Tajikistan: China Scores Another Little Piece of Central Asia
The land in question may only be a thousand square kilometers of arid, high mountains, but its acquisition by China from Tajikistan has been carried out with the same opaqueness as much of Beijing’s quickly growing business activity in Central Asia.
Tajikistan's parliament gave the territory away, it’s true. Voting on January 12, lawmakers decided to put to bed over a century of mistrust -- and recent decades of pressure -- by ceding the territory in the high peaks of the Pamirs.
A similar agreement between Kyrgyzstan and China in the 1990s contributed to then-Kyrgyz President Askar Akayev’s steadily declining popularity in the years before he was overthrown in street protests.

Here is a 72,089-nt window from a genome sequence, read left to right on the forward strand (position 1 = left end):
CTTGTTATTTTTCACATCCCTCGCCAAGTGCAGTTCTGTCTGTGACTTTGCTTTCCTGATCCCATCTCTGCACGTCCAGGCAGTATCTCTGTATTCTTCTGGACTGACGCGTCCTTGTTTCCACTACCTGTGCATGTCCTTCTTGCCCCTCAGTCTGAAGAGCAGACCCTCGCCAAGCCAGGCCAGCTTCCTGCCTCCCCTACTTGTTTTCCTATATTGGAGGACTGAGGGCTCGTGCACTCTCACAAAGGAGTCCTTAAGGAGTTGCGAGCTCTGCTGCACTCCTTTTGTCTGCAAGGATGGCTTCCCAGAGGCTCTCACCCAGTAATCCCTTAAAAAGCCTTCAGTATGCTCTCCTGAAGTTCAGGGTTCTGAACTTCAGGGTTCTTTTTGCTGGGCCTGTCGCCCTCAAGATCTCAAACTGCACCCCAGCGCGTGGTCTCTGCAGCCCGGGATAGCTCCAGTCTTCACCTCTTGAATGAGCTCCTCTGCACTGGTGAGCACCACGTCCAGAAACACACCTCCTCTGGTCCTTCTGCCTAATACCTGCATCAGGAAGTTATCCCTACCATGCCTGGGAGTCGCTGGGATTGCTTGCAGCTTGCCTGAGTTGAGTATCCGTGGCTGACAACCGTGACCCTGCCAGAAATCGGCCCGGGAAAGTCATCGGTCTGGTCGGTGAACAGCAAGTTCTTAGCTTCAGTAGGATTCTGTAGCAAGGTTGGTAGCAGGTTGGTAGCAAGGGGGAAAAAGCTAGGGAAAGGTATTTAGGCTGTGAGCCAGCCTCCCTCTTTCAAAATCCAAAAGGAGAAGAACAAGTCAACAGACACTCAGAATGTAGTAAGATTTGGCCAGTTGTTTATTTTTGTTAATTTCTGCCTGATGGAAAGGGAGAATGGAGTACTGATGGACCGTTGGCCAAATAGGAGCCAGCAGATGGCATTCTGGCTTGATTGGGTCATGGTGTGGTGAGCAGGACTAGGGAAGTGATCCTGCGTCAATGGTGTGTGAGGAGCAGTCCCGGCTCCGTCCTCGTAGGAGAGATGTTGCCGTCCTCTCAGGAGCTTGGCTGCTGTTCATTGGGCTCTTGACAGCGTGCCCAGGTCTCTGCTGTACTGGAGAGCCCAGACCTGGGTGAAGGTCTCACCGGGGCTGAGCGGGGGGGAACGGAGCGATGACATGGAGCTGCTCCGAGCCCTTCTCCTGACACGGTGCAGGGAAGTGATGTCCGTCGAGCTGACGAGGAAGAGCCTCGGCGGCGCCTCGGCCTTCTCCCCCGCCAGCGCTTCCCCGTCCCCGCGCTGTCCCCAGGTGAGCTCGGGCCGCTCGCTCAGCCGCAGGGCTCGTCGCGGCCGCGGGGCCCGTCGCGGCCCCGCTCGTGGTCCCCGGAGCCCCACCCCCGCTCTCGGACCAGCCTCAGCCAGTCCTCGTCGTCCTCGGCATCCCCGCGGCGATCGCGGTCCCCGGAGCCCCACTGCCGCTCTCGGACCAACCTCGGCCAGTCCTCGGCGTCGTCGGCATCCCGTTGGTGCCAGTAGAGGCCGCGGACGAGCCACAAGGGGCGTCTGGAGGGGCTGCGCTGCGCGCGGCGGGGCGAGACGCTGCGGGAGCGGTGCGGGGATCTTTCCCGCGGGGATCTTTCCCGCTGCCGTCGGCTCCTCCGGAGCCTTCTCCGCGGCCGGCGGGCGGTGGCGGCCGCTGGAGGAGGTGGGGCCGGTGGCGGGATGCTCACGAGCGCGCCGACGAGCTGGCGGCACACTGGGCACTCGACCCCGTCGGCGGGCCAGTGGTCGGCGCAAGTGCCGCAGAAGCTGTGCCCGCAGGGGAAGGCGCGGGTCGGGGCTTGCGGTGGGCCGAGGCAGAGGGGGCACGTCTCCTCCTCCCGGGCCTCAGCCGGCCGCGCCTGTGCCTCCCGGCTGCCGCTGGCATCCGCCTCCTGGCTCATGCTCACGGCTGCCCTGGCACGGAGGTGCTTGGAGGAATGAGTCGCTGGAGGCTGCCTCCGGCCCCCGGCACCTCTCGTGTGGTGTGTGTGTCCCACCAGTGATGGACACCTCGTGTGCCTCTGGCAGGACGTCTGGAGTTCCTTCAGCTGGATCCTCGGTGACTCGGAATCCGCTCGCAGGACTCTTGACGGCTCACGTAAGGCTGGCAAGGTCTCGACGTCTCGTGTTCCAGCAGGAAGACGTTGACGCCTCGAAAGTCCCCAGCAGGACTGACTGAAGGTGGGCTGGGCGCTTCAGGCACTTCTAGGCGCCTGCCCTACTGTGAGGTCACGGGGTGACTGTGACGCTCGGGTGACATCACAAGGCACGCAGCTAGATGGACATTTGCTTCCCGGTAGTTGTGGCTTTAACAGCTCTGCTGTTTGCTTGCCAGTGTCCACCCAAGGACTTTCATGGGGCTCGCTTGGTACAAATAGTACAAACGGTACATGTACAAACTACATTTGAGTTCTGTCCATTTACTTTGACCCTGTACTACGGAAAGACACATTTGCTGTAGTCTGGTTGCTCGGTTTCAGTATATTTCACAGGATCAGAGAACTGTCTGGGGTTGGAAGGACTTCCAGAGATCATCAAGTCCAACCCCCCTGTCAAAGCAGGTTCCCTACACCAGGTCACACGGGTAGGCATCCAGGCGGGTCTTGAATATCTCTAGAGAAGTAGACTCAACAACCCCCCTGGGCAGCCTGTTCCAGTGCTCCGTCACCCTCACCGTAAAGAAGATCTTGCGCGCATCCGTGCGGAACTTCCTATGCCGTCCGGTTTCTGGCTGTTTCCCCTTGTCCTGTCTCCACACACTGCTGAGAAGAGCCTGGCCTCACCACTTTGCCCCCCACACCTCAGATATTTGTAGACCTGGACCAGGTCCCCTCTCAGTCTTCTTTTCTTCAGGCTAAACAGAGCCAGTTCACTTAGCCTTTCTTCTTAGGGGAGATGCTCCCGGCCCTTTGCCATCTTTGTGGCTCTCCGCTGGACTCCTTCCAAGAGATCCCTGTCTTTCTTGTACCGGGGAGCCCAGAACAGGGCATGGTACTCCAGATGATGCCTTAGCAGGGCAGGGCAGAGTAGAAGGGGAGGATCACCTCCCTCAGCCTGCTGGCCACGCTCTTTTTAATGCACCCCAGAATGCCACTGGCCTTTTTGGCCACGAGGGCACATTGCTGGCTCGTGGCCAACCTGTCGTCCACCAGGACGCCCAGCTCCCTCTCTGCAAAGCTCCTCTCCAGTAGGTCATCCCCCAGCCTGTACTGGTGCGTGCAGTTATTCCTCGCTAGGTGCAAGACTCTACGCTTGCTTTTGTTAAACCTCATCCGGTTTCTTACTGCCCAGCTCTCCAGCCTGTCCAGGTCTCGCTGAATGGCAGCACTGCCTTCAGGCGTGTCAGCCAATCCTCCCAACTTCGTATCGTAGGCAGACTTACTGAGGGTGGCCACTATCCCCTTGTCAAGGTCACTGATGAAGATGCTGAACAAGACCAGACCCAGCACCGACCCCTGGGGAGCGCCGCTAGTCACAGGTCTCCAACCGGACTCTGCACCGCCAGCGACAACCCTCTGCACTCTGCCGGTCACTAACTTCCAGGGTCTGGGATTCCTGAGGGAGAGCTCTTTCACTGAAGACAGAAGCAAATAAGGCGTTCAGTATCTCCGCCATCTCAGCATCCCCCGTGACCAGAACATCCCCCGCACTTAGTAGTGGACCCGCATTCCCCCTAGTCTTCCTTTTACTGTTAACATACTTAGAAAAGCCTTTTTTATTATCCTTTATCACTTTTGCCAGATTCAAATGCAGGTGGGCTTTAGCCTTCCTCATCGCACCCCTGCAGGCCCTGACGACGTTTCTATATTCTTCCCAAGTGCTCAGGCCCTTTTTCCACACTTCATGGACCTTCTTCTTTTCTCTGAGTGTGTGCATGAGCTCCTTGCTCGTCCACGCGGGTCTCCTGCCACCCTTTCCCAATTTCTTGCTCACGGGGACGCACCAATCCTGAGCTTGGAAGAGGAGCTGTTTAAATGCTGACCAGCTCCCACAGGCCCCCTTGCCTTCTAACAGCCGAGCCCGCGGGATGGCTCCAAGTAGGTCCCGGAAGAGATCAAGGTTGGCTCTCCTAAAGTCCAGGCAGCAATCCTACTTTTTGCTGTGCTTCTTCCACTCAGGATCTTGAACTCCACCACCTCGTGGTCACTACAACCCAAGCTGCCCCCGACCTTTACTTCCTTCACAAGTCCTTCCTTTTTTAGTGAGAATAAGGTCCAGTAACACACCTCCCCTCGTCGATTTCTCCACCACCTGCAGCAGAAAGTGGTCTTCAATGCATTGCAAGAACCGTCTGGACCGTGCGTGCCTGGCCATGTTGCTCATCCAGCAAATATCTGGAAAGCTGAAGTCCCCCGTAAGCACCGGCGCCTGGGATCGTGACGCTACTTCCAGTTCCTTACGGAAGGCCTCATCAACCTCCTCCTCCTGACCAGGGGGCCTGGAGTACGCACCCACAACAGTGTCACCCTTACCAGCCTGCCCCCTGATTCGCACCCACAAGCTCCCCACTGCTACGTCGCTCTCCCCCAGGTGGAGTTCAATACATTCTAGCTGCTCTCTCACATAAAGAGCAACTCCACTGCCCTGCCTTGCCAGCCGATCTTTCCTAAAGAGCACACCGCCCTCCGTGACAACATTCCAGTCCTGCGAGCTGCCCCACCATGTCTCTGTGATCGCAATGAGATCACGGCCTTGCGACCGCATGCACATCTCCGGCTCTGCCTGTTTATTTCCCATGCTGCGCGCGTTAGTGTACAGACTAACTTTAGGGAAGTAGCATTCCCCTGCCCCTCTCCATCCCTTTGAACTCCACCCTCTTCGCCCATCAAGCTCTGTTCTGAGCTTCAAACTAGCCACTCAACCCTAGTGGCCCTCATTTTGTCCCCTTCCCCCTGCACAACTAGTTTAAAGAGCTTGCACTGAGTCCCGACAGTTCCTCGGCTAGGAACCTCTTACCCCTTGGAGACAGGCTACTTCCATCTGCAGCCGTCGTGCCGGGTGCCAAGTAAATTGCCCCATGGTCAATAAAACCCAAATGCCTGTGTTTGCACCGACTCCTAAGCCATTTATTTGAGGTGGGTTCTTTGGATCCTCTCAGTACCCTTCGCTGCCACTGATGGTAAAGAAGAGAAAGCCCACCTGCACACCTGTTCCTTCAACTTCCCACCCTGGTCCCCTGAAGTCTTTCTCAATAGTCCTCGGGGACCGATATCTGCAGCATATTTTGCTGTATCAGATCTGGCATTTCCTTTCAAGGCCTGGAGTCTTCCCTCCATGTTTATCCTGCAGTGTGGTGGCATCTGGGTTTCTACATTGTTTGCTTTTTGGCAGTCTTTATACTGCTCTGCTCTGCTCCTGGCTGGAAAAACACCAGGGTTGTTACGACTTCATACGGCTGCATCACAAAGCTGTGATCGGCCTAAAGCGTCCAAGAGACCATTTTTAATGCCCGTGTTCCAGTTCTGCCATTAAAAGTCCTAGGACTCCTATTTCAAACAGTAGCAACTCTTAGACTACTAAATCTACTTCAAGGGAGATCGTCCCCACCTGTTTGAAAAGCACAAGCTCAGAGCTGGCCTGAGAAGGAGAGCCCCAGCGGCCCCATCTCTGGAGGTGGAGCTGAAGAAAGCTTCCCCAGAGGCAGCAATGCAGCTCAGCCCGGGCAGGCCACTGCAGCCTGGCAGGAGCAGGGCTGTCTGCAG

Tajik Foreign Minister Khamrokon Zarifi claimed the deal is a “victory,” adding that China had originally laid claim to 28,000 square kilometers. Yet it’s unclear how many people live in the ceded area, exactly where it is, or what Dushanbe's ruling elite is getting in return.
A commentary published today by RFE/RL chronicles China’s rising economic influence in the region. Unlike the West, “China never makes political demands and never criticizes the authoritarian regimes of the region. Beijing never discloses its political goals or positions. … It is all about money, not democracy or development or transparency.”
So why did China get its new tract of the Pamirs? Does Beijing simply want more clearly defined borders, or is there a rich mineral deposit there? As with most of China’s deals in Central Asia, we’ll likely never see the details.
David Trilling is Eurasianet’s managing editor.
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